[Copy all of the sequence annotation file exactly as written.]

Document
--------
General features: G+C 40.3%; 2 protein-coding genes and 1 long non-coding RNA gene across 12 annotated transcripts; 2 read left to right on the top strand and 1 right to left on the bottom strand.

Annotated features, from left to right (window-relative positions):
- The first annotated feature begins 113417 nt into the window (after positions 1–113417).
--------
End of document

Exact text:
General features: G+C 40.3%; 2 protein-coding genes and 1 long non-coding RNA gene across 12 annotated transcripts; 2 read left to right on the top strand and 1 right to left on the bottom strand.

Annotated features, from left to right (window-relative positions):
- The first annotated feature begins 113417 nt into the window (after positions 1–113417).